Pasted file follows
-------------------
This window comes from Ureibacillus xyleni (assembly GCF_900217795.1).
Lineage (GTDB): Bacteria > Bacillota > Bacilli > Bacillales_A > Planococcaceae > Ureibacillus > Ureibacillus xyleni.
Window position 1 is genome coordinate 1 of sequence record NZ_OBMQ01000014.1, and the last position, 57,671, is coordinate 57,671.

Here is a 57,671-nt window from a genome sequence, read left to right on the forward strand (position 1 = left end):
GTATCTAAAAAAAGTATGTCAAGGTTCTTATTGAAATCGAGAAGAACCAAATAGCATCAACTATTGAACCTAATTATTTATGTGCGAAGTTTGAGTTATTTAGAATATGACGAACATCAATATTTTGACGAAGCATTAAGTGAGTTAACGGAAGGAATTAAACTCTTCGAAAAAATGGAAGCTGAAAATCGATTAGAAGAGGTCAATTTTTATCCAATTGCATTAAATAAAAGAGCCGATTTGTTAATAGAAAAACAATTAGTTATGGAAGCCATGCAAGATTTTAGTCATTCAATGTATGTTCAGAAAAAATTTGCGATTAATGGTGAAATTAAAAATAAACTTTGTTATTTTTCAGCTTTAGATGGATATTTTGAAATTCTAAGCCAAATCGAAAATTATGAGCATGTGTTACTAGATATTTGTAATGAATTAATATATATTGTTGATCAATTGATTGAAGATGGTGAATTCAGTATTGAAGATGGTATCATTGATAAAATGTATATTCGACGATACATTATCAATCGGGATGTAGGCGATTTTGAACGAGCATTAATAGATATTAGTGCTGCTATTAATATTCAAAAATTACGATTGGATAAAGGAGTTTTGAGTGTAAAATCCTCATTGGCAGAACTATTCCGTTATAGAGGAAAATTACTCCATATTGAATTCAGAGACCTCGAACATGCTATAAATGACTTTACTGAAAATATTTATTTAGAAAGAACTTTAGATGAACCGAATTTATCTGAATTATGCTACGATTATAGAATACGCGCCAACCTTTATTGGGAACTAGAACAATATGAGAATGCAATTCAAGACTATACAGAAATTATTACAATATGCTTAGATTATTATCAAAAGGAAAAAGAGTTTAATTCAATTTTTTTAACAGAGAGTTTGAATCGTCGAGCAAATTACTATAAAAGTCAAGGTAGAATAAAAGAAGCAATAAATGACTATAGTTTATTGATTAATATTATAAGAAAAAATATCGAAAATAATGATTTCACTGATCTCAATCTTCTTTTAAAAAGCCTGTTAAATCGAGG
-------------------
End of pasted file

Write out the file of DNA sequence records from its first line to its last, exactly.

This window comes from Ureibacillus xyleni (assembly GCF_900217795.1).
Lineage (GTDB): Bacteria > Bacillota > Bacilli > Bacillales_A > Planococcaceae > Ureibacillus > Ureibacillus xyleni.
Window position 1 is genome coordinate 1 of sequence record NZ_OBMQ01000014.1, and the last position, 57,671, is coordinate 57,671.

Here is a 57,671-nt window from a genome sequence, read left to right on the forward strand (position 1 = left end):
GTATCTAAAAAAAGTATGTCAAGGTTCTTATTGAAATCGAGAAGAACCAAATAGCATCAACTATTGAACCTAATTATTTATGTGCGAAGTTTGAGTTATTTAGAATATGACGAACATCAATATTTTGACGAAGCATTAAGTGAGTTAACGGAAGGAATTAAACTCTTCGAAAAAATGGAAGCTGAAAATCGATTAGAAGAGGTCAATTTTTATCCAATTGCATTAAATAAAAGAGCCGATTTGTTAATAGAAAAACAATTAGTTATGGAAGCCATGCAAGATTTTAGTCATTCAATGTATGTTCAGAAAAAATTTGCGATTAATGGTGAAATTAAAAATAAACTTTGTTATTTTTCAGCTTTAGATGGATATTTTGAAATTCTAAGCCAAATCGAAAATTATGAGCATGTGTTACTAGATATTTGTAATGAATTAATATATATTGTTGATCAATTGATTGAAGATGGTGAATTCAGTATTGAAGATGGTATCATTGATAAAATGTATATTCGACGATACATTATCAATCGGGATGTAGGCGATTTTGAACGAGCATTAATAGATATTAGTGCTGCTATTAATATTCAAAAATTACGATTGGATAAAGGAGTTTTGAGTGTAAAATCCTCATTGGCAGAACTATTCCGTTATAGAGGAAAATTACTCCATATTGAATTCAGAGACCTCGAACATGCTATAAATGACTTTACTGAAAATATTTATTTAGAAAGAACTTTAGATGAACCGAATTTATCTGAATTATGCTACGATTATAGAATACGCGCCAACCTTTATTGGGAACTAGAACAATATGAGAATGCAATTCAAGACTATACAGAAATTATTACAATATGCTTAGATTATTATCAAAAGGAAAAAGAGTTTAATTCAATTTTTTTAACAGAGAGTTTGAATCGTCGAGCAAATTACTATAAAAGTCAAGGTAGAATAAAAGAAGCAATAAATGACTATAGTTTATTGATTAATATTATAAGAAAAAATATCGAAAATAATGATTTCACTGATCTCAATCTTCTTTTAAAAAGCCTGTTAAATCGAGG